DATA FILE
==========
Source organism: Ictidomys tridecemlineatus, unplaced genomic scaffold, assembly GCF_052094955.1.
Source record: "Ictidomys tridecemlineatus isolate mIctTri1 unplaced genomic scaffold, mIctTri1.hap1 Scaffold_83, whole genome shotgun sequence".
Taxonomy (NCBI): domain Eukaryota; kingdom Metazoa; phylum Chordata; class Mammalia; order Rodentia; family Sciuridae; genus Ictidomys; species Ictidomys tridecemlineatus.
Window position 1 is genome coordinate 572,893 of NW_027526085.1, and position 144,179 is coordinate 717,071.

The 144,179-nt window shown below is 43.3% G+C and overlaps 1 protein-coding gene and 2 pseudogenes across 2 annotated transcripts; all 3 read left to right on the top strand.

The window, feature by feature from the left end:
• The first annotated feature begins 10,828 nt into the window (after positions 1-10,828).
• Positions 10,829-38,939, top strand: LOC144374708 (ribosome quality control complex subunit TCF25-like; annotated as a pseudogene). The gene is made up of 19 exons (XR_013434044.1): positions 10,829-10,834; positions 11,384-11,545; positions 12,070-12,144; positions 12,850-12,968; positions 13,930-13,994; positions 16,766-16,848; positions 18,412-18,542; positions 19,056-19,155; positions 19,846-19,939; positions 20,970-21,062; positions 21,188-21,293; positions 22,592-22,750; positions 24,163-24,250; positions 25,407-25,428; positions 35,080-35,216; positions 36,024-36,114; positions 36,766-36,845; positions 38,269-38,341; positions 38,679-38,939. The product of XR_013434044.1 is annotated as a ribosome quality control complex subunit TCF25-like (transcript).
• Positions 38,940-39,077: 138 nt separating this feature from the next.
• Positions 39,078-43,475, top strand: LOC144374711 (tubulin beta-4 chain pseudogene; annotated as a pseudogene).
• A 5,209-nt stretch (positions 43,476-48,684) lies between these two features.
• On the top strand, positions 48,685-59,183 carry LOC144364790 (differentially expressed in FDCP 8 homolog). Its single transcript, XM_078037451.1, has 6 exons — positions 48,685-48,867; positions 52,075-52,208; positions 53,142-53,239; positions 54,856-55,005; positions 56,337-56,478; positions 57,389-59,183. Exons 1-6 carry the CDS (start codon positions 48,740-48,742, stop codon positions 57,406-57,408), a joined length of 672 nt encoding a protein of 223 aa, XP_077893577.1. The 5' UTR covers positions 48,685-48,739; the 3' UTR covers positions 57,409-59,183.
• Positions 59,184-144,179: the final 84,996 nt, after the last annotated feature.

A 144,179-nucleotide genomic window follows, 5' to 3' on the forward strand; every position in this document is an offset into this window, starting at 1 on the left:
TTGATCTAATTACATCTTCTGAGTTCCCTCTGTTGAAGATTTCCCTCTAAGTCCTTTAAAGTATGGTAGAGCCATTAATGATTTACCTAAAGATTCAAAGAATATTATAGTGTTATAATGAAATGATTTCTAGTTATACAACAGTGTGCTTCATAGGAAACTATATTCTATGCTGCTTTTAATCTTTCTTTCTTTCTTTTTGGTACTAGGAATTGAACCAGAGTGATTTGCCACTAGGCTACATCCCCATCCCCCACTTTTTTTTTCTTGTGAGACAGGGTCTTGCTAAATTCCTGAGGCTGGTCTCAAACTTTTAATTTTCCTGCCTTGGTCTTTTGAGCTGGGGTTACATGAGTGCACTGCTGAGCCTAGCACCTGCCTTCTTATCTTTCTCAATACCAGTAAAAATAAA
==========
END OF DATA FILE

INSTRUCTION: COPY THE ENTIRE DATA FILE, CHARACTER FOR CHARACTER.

Source organism: Ictidomys tridecemlineatus, unplaced genomic scaffold, assembly GCF_052094955.1.
Source record: "Ictidomys tridecemlineatus isolate mIctTri1 unplaced genomic scaffold, mIctTri1.hap1 Scaffold_83, whole genome shotgun sequence".
Taxonomy (NCBI): domain Eukaryota; kingdom Metazoa; phylum Chordata; class Mammalia; order Rodentia; family Sciuridae; genus Ictidomys; species Ictidomys tridecemlineatus.
Window position 1 is genome coordinate 572,893 of NW_027526085.1, and position 144,179 is coordinate 717,071.

The 144,179-nt window shown below is 43.3% G+C and overlaps 1 protein-coding gene and 2 pseudogenes across 2 annotated transcripts; all 3 read left to right on the top strand.

The window, feature by feature from the left end:
• The first annotated feature begins 10,828 nt into the window (after positions 1-10,828).
• Positions 10,829-38,939, top strand: LOC144374708 (ribosome quality control complex subunit TCF25-like; annotated as a pseudogene). The gene is made up of 19 exons (XR_013434044.1): positions 10,829-10,834; positions 11,384-11,545; positions 12,070-12,144; positions 12,850-12,968; positions 13,930-13,994; positions 16,766-16,848; positions 18,412-18,542; positions 19,056-19,155; positions 19,846-19,939; positions 20,970-21,062; positions 21,188-21,293; positions 22,592-22,750; positions 24,163-24,250; positions 25,407-25,428; positions 35,080-35,216; positions 36,024-36,114; positions 36,766-36,845; positions 38,269-38,341; positions 38,679-38,939. The product of XR_013434044.1 is annotated as a ribosome quality control complex subunit TCF25-like (transcript).
• Positions 38,940-39,077: 138 nt separating this feature from the next.
• Positions 39,078-43,475, top strand: LOC144374711 (tubulin beta-4 chain pseudogene; annotated as a pseudogene).
• A 5,209-nt stretch (positions 43,476-48,684) lies between these two features.
• On the top strand, positions 48,685-59,183 carry LOC144364790 (differentially expressed in FDCP 8 homolog). Its single transcript, XM_078037451.1, has 6 exons — positions 48,685-48,867; positions 52,075-52,208; positions 53,142-53,239; positions 54,856-55,005; positions 56,337-56,478; positions 57,389-59,183. Exons 1-6 carry the CDS (start codon positions 48,740-48,742, stop codon positions 57,406-57,408), a joined length of 672 nt encoding a protein of 223 aa, XP_077893577.1. The 5' UTR covers positions 48,685-48,739; the 3' UTR covers positions 57,409-59,183.
• Positions 59,184-144,179: the final 84,996 nt, after the last annotated feature.

A 144,179-nucleotide genomic window follows, 5' to 3' on the forward strand; every position in this document is an offset into this window, starting at 1 on the left:
TTGATCTAATTACATCTTCTGAGTTCCCTCTGTTGAAGATTTCCCTCTAAGTCCTTTAAAGTATGGTAGAGCCATTAATGATTTACCTAAAGATTCAAAGAATATTATAGTGTTATAATGAAATGATTTCTAGTTATACAACAGTGTGCTTCATAGGAAACTATATTCTATGCTGCTTTTAATCTTTCTTTCTTTCTTTTTGGTACTAGGAATTGAACCAGAGTGATTTGCCACTAGGCTACATCCCCATCCCCCACTTTTTTTTTCTTGTGAGACAGGGTCTTGCTAAATTCCTGAGGCTGGTCTCAAACTTTTAATTTTCCTGCCTTGGTCTTTTGAGCTGGGGTTACATGAGTGCACTGCTGAGCCTAGCACCTGCCTTCTTATCTTTCTCAATACCAGTAAAAATAAA